It happened today - March 25, 2016

On March 25, 1807, King George III gave royal assent to the Slave Trade Act which abolished the slave trade throughout the British Empire. It could be portrayed as half a loaf, or a quarter. But at least it was bread.

You could call it half a loaf because it only abolished the slave trade, not slavery, within the empire. Many supporters thought it would stifle slavery itself without further action, but this hope was frustrated and slavery itself had to be abolished separately in 1833. And you could call it half a loaf because slavery would never have had to be abolished if it hadn’t existed in the Empire, which it did.

Even worse, it had been revived there, as in other European empires, in the course of the 15th century, after essentially dying out there by the early Middle Ages, and in the new and pernicious form of racial slavery unknown in the ancient world. In England itself slavery was utterly vanished as a practice and an institution, to the point that in 1772 the Court of King’s Bench, the top criminal court, ruled in Somerset v Stewart that a slave purchased in Boston and brought to England was necessarily free. And yet somehow the English brought it into existence in their colonies and practised it as though nothing were abnormal about doing so even in a nation devoted to liberty in fact as well as rhetorically.

Now to the bread. It took the English far longer than it should have; slavery is an abomination that should have been abolished the day after it reappeared. But they did abolish it, in commerce and then entirely, before the Americans and long before most people. The Royal Navy, in fact, then set about stamping it out on the oceans regardless of the laws of those whose human cargoes they seized and freed. And by their example, backed where needed by their cannons, they induced many others to end it.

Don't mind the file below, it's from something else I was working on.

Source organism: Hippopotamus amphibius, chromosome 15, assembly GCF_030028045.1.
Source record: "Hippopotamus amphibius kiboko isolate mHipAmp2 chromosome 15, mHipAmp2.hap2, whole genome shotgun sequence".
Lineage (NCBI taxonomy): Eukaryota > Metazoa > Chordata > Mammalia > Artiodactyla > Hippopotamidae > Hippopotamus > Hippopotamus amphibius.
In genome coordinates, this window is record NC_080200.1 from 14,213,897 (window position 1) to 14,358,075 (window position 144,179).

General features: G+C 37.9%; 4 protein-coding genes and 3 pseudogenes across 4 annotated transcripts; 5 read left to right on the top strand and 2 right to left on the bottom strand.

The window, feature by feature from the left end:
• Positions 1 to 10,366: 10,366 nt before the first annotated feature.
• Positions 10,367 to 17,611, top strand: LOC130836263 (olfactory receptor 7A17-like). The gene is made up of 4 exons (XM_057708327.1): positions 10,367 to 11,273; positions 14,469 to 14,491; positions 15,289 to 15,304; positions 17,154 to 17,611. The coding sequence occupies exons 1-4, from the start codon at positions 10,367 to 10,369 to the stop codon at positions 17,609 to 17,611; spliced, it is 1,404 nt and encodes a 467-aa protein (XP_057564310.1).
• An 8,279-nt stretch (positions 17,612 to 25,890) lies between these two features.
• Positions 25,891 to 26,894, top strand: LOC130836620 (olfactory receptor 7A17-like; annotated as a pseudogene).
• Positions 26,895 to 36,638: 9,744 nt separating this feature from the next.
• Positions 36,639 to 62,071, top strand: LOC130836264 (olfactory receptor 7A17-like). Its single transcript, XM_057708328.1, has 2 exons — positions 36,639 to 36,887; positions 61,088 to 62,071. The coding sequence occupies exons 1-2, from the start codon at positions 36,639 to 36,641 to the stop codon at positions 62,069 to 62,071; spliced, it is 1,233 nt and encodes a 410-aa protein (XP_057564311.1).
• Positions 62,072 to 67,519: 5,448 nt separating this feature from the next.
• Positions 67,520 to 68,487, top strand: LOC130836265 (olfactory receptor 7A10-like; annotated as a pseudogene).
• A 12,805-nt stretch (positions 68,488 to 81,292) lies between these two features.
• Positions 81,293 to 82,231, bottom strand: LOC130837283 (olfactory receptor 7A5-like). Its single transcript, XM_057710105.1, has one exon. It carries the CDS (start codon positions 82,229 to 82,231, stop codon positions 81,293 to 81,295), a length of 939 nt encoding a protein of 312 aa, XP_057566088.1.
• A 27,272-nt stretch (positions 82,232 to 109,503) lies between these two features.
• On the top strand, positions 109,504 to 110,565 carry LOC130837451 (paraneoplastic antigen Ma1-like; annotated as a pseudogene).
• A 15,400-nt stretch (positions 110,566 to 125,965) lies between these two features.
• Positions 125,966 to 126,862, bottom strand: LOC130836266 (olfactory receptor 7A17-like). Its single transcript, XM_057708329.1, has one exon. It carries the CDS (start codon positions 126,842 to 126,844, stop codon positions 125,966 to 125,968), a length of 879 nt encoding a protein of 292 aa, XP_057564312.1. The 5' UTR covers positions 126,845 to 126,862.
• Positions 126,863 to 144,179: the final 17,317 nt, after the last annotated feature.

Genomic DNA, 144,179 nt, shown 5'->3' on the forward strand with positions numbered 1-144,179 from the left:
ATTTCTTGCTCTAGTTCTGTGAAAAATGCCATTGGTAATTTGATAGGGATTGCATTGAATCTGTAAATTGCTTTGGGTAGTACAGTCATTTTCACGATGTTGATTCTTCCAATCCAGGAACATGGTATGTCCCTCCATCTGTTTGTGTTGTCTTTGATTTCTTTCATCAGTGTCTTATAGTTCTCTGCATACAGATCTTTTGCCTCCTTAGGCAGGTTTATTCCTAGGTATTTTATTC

The Americans, in turn, did so, fighting an incredibly bloody and destructive civil war essentially over the liberty of the most despised section of their population. Of course in the South they poured out blood and treasure for the opposite cause, which haunted the region for a century afterward. But in the end the commitment to liberty in America proved indivisible.

Elsewhere, in the West at any rate, slavery was eventually eradicated and then, slowly and painfully, bigotry was tackled in law and in society. And before you judge your own civilization too harshly, it is important to reflect that the situation is far worse elsewhere. In some parts of the world slavery is still practiced on a selective basis; in many others all citizens are essentially the property of the state, which disposes of them as it will without regard for their wishes.

So yes, slavery is a great evil. Its persistence through history and its resurgence in the Renaissance are an indictment of humanity. But they are not an indictment of liberalism, capitalism, Christianity or the West, which did more, sooner, to confront and eradicate this blight than virtually anyone else.

Incidentally the slave in Somerset had escaped, was recaptured, and was being held on a ship for transport to and resale in Jamaica when his English godparents from his baptism in England applied for a writ of habeas corpus, which was granted and led to James Somerset’s freedom. It was a long overdue vindication of liberty under law. But it was a vindication of it nonetheless.